Colorado River Overview
Known for its dramatic canyons, whitewater rapids, and multiple areas managed by the United States National Parks, the Colorado River is a key component of outdoor fun in the southwest. (And…, it’s also an important water source to wildlife and residents of the Southwest.)
National Parks on the Colorado River
- Arches National Park (Utah)
- Black Canyon of the Gunnison National Park (Colorado)
- Bryce National Park (Utah)
- Canyonlands National Park (Utah)
- Capital Reef National Park (Utah)
- Chaco Culture National Historical Park (New Mexico)
- Grand Canyon National Park (Arizona)
- Mesa Verde National Park (Colorado)
- Petrified Forest National Park (Arizona)
- Rocky Mountain National Park (Colorado)
- Zion National Park (Utah)
- Canyon de Chelly National Monument
- Cedar Breaks National Monument (Utah)
- Colorado National Monument
- Dinosaur National Monument
- Grand Staircase Escalante National Monument (Utah)
- Natural Bridges National Monument
- Sunset Crater Walnut Canyon National Monument
- Wupatki National Monument
National Recreation Areas
- Flaming George National Recreation Area
- Glen Canyon National Recreation Area (Arizona and Utah)
- Lake Mead National Recreation Area (Arizona and Nevada)
National Historic Places
- Desolation Canyon
Where is the Colorado River
The Colorado River rises from the Rocky Mountains in Colorado, passing through seven southwest states, and ends by flowing into the Gulf of California.
How Long is the Colorado River
The Colorado River is 1,450 miles long, making it the 6th longest river in the United States.
Where Does the Colorado River Start
Starting at the La Poudre Pass in the Never Summer Mountains (in the Rocky Mountain National Park) in Colorado above sea level at 10,184′.
Where Does the Colorado River End
The endpoint has changed through time from ending in the Gulf of California to just slowly seeping into the desert sands of the Sonoran Desert. In the Spring of 2014, the Colorado River reached the Pacific Ocean.
Does the Colorado River Reach the Ocean
Due to various reasons (overuse and climate change), the Colorado River no longer reaches the Pacific Ocean or the Gulf of California.
How Many Dams Are on the Colorado River
With 15 dams on the main stem of the Colorado River, the river is home to the most damns than any other river in the United States.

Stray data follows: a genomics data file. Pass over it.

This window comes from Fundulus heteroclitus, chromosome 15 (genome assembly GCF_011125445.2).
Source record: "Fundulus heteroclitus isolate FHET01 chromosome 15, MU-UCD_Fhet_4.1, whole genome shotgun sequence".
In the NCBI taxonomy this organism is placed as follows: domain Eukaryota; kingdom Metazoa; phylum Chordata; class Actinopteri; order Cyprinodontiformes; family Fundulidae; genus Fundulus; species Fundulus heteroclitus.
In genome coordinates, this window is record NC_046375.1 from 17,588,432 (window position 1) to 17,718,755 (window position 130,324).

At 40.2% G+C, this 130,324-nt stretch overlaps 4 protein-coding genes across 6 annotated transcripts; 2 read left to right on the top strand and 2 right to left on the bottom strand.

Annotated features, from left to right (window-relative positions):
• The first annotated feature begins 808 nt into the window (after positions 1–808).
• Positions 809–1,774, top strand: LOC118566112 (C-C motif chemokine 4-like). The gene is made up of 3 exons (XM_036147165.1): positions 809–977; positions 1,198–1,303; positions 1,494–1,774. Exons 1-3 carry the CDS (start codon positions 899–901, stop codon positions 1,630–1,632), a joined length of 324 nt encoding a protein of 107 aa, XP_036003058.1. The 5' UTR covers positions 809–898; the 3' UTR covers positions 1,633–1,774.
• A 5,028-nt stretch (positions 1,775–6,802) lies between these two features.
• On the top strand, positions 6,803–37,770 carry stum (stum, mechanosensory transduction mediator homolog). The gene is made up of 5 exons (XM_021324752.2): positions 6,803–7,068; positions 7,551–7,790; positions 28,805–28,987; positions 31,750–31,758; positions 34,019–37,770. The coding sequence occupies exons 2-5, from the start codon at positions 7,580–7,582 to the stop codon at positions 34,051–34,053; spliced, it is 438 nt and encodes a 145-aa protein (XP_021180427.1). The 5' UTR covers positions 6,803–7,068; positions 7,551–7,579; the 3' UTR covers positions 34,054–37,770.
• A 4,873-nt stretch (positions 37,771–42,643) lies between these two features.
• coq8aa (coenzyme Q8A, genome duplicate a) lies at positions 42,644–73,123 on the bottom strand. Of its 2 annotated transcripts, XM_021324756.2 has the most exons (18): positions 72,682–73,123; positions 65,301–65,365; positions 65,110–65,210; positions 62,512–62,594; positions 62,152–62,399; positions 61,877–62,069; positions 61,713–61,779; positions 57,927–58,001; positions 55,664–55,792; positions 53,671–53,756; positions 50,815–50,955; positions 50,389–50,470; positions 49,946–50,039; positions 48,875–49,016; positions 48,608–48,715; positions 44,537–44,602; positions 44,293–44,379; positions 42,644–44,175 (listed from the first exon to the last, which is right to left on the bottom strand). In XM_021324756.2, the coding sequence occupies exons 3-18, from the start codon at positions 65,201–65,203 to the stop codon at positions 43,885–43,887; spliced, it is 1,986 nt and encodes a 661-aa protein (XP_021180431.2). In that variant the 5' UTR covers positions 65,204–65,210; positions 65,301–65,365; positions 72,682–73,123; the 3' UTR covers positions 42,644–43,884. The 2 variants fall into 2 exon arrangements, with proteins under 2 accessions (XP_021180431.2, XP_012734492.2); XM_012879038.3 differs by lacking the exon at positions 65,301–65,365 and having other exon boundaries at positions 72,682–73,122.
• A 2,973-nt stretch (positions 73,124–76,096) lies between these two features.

What Feeds the Colorado River
About 85 % – 90% of the Colorado River’s discharge originates in melting snowpack from the Rocky Mountains of Colorado and Wyoming. The three major upper tributaries of the Colorado River – the snow-fed Gunnison, Green, and San Juan
What States Does the Colorado River Run Through
The river flows through two divided basins, the Upper Basin and the Lower Basin. These basins are located in the southwest area of the United States and include:
- Arizona (Lower Basin)
- California (Lower Basin)
- Colorado (Upper Basin)
- Nevada (Lower Basin)
- New Mexico (Upper Basin)
- Utah (Upper Basin)
- Wyoming (Upper Basin)
How Old is the Colorado River
According to the National Park Service, the Colorado River is “between 70 and 30 million years ago, through the action of plate tectonics, the whole region was uplifted, resulting in the high and relatively flat Colorado Plateau. Finally, beginning just 5-6 million years ago, the Colorado River began to carve its way downward.”
Does the Colorado River Run Through the Grand Canyon
Yes, it does! Most of the flow of the Colorado River runs through the Grand Canyon.
Can You Swim in the Colorado River
Is the Colorado River Fresh or Saltwater
While the snowpack from the Rocky Mountains releases millions of freshwater into the river but the Colorado River consists of freshwater, brackish water, and tidal wetlands.
- National Park Service – GRCA Geology
- National Geographic
- National Park Service – Rivers Water Supply
- Wikipedia – Colorado River